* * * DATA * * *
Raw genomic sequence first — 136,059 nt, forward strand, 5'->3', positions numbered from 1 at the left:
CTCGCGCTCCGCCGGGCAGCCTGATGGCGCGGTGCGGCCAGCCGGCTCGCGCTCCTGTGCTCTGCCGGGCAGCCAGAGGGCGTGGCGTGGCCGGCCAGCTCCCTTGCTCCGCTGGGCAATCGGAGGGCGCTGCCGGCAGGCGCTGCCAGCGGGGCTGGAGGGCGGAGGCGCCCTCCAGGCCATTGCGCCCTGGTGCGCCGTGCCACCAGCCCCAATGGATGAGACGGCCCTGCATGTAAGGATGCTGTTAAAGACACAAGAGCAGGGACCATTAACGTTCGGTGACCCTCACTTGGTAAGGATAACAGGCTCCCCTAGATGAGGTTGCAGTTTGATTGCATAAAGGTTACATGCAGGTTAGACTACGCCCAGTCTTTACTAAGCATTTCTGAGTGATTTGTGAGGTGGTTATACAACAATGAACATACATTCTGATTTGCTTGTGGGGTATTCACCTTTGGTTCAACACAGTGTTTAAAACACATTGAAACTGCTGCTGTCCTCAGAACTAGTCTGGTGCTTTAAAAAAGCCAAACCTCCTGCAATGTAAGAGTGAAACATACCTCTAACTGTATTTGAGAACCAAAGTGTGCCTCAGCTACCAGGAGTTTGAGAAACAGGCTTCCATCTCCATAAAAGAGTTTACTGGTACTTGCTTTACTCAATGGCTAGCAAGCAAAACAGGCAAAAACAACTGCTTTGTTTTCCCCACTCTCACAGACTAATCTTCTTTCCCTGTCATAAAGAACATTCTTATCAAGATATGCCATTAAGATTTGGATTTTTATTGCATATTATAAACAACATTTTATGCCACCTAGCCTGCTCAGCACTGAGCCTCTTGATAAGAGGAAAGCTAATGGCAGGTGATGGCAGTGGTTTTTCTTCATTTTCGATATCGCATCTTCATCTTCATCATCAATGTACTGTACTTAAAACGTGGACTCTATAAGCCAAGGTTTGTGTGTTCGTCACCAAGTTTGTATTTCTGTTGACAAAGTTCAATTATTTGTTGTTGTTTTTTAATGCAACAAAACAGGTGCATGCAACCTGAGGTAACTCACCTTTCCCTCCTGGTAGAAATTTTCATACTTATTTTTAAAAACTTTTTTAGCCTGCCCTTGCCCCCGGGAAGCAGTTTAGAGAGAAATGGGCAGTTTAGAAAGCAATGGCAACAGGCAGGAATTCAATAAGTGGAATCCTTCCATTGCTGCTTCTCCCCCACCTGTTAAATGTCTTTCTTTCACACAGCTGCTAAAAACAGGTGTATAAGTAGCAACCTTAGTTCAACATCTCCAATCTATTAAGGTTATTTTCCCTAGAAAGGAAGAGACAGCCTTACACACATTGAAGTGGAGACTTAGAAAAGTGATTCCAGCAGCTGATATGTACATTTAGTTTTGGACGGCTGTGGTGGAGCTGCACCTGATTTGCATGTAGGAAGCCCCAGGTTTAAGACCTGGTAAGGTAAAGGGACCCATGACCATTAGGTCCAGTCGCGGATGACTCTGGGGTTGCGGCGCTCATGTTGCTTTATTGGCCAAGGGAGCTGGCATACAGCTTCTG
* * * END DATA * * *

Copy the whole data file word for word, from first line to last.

Raw genomic sequence first — 136,059 nt, forward strand, 5'->3', positions numbered from 1 at the left:
CTCGCGCTCCGCCGGGCAGCCTGATGGCGCGGTGCGGCCAGCCGGCTCGCGCTCCTGTGCTCTGCCGGGCAGCCAGAGGGCGTGGCGTGGCCGGCCAGCTCCCTTGCTCCGCTGGGCAATCGGAGGGCGCTGCCGGCAGGCGCTGCCAGCGGGGCTGGAGGGCGGAGGCGCCCTCCAGGCCATTGCGCCCTGGTGCGCCGTGCCACCAGCCCCAATGGATGAGACGGCCCTGCATGTAAGGATGCTGTTAAAGACACAAGAGCAGGGACCATTAACGTTCGGTGACCCTCACTTGGTAAGGATAACAGGCTCCCCTAGATGAGGTTGCAGTTTGATTGCATAAAGGTTACATGCAGGTTAGACTACGCCCAGTCTTTACTAAGCATTTCTGAGTGATTTGTGAGGTGGTTATACAACAATGAACATACATTCTGATTTGCTTGTGGGGTATTCACCTTTGGTTCAACACAGTGTTTAAAACACATTGAAACTGCTGCTGTCCTCAGAACTAGTCTGGTGCTTTAAAAAAGCCAAACCTCCTGCAATGTAAGAGTGAAACATACCTCTAACTGTATTTGAGAACCAAAGTGTGCCTCAGCTACCAGGAGTTTGAGAAACAGGCTTCCATCTCCATAAAAGAGTTTACTGGTACTTGCTTTACTCAATGGCTAGCAAGCAAAACAGGCAAAAACAACTGCTTTGTTTTCCCCACTCTCACAGACTAATCTTCTTTCCCTGTCATAAAGAACATTCTTATCAAGATATGCCATTAAGATTTGGATTTTTATTGCATATTATAAACAACATTTTATGCCACCTAGCCTGCTCAGCACTGAGCCTCTTGATAAGAGGAAAGCTAATGGCAGGTGATGGCAGTGGTTTTTCTTCATTTTCGATATCGCATCTTCATCTTCATCATCAATGTACTGTACTTAAAACGTGGACTCTATAAGCCAAGGTTTGTGTGTTCGTCACCAAGTTTGTATTTCTGTTGACAAAGTTCAATTATTTGTTGTTGTTTTTTAATGCAACAAAACAGGTGCATGCAACCTGAGGTAACTCACCTTTCCCTCCTGGTAGAAATTTTCATACTTATTTTTAAAAACTTTTTTAGCCTGCCCTTGCCCCCGGGAAGCAGTTTAGAGAGAAATGGGCAGTTTAGAAAGCAATGGCAACAGGCAGGAATTCAATAAGTGGAATCCTTCCATTGCTGCTTCTCCCCCACCTGTTAAATGTCTTTCTTTCACACAGCTGCTAAAAACAGGTGTATAAGTAGCAACCTTAGTTCAACATCTCCAATCTATTAAGGTTATTTTCCCTAGAAAGGAAGAGACAGCCTTACACACATTGAAGTGGAGACTTAGAAAAGTGATTCCAGCAGCTGATATGTACATTTAGTTTTGGACGGCTGTGGTGGAGCTGCACCTGATTTGCATGTAGGAAGCCCCAGGTTTAAGACCTGGTAAGGTAAAGGGACCCATGACCATTAGGTCCAGTCGCGGATGACTCTGGGGTTGCGGCGCTCATGTTGCTTTATTGGCCAAGGGAGCTGGCATACAGCTTCTG